Perkins Coie Update: California Supreme Court Redefines “Baseline” Under California Environmental Quality Act

  • by BPC Staff
  • on August 7, 2013
Perkins Coie Update
Update  California Environmental, Energy, Resources & Land Use August 07, 2013
California Supreme Court Redefines “Baseline” Under California Environmental Quality Act



The California Supreme Court has both resolved a split in the appellate courts and forged new law on the baselines agencies may use to assess projects’ environmental effects under CEQA. Neighbors for Smart Rail v. Exposition Metro Line Construction Authority, Case No. S202828 (Cal. Supreme Court, August 5, 2013).
In an unusual 3-3-1 decision, the court has held:

An EIR may use an “existing condition” baseline that is not limited to conditions as they existed when environmental review began. Four justices have redefined “existing conditions” to encompass “environmental conditions that will exist when the project begins operations.”


Use of a baseline in the distant future requires special justification. The majority concluded that agencies have discretion to use a date in the distant future, “well beyond the date the project is expected to begin operation,” as the EIR’s sole baseline for impacts analysis, but only if the agency shows that use of an “existing project” baseline would be “misleading or without informational value.”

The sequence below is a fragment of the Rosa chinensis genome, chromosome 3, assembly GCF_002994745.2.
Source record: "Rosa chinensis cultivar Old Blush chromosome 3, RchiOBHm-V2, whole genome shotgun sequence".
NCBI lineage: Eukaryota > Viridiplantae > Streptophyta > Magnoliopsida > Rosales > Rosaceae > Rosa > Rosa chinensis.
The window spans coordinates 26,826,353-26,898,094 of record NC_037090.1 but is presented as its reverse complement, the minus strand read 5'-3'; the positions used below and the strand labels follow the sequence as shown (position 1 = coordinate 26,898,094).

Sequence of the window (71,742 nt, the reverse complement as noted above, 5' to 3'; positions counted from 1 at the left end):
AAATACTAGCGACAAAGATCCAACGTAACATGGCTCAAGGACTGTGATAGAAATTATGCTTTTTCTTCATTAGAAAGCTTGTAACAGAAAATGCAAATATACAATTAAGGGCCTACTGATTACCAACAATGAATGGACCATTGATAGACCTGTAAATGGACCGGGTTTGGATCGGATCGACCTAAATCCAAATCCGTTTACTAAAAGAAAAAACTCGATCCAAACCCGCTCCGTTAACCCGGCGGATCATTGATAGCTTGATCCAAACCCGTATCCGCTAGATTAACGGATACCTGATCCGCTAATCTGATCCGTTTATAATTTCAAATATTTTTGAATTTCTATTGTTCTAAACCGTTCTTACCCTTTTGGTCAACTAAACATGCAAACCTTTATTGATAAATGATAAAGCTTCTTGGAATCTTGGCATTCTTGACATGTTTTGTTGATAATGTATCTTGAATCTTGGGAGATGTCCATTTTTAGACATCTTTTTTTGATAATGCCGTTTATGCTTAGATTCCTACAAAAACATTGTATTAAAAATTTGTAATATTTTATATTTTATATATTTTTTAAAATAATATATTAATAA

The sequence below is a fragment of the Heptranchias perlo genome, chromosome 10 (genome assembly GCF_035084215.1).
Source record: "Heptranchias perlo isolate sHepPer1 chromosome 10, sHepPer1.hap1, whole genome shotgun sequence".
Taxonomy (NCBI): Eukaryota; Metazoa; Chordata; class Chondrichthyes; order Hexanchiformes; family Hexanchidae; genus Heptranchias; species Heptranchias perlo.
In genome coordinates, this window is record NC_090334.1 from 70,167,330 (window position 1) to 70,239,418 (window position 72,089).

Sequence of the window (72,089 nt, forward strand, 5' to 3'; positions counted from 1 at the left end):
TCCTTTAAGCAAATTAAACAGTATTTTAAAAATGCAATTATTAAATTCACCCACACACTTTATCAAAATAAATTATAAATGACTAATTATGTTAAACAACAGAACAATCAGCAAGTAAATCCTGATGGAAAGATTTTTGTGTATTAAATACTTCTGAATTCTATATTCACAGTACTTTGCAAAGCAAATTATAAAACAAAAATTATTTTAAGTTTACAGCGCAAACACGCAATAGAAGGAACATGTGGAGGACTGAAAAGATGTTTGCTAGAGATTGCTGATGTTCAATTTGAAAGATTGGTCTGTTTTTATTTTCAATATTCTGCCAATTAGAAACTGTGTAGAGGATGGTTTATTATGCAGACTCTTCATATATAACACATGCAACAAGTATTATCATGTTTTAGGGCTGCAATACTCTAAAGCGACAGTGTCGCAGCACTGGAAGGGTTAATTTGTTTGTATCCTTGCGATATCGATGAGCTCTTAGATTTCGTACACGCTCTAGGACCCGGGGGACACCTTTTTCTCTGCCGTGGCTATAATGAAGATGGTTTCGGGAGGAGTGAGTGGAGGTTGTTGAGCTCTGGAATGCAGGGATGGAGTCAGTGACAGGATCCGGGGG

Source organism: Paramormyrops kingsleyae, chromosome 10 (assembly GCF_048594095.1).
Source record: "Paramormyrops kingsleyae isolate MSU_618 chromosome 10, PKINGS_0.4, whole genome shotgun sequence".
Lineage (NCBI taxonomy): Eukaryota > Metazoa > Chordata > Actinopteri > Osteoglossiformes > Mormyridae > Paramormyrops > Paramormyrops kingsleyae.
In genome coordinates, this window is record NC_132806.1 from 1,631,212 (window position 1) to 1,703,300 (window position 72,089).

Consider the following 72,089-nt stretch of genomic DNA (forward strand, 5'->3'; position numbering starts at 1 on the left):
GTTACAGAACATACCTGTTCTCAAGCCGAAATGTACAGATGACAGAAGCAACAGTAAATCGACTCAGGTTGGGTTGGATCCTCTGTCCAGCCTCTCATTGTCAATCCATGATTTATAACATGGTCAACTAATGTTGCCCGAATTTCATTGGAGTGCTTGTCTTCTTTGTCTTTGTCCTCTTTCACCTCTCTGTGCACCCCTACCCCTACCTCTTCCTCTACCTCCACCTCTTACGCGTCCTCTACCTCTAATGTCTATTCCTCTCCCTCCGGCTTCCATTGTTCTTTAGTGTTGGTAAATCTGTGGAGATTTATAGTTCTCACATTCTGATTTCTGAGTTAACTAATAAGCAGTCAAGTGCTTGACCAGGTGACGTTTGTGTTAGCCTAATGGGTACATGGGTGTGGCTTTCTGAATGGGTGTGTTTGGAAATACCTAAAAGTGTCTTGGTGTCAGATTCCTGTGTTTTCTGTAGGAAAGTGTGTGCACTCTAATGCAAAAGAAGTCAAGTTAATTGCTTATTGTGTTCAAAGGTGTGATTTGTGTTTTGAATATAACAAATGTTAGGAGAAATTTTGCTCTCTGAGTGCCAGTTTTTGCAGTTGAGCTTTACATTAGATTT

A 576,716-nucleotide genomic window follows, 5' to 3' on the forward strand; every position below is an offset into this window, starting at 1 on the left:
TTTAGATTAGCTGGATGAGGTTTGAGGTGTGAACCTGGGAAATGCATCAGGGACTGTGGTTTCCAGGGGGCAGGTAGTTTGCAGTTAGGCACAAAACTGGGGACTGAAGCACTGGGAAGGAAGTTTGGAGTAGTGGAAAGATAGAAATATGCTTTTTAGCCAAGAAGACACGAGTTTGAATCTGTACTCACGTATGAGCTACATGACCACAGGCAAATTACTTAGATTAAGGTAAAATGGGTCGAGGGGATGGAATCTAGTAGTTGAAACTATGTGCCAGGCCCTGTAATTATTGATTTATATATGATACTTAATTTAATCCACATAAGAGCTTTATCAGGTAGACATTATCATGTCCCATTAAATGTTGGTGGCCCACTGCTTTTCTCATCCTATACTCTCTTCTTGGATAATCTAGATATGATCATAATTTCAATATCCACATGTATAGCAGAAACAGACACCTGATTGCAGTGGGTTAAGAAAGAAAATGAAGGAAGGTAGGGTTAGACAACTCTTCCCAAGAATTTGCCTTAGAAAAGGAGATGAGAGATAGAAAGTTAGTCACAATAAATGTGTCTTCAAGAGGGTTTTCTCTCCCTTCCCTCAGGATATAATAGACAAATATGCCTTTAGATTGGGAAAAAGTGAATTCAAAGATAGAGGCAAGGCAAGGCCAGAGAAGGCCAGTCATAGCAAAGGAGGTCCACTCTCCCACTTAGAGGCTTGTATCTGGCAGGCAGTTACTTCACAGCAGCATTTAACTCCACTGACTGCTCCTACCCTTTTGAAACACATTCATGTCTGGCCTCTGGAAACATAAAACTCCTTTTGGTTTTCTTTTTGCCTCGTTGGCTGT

Sunnyvale West and Madera Oversight Coalition are disapproved. All seven justices disapproved two recent appellate court decisions “insofar as they hold an agency may never employ predicted future conditions as the sole baseline for analysis of a project’s environmental impacts.”



Unjustified reliance on a distant future baseline isn’t necessarily prejudicial. Reflecting an accelerating judicial trend, the lead opinion found that although the agency improperly relied only on a distant future baseline (the year 2030) the error did not deprive the public and decision makers of substantial relevant information about the project’s likely adverse impacts. Six justices agreed to deny the project opponents’ petition for a writ of mandate.

For more detailed discussion and analysis of this important decision, see our August 6, 2013 post in Perkins Coie’s California Land Use & Development Law Report.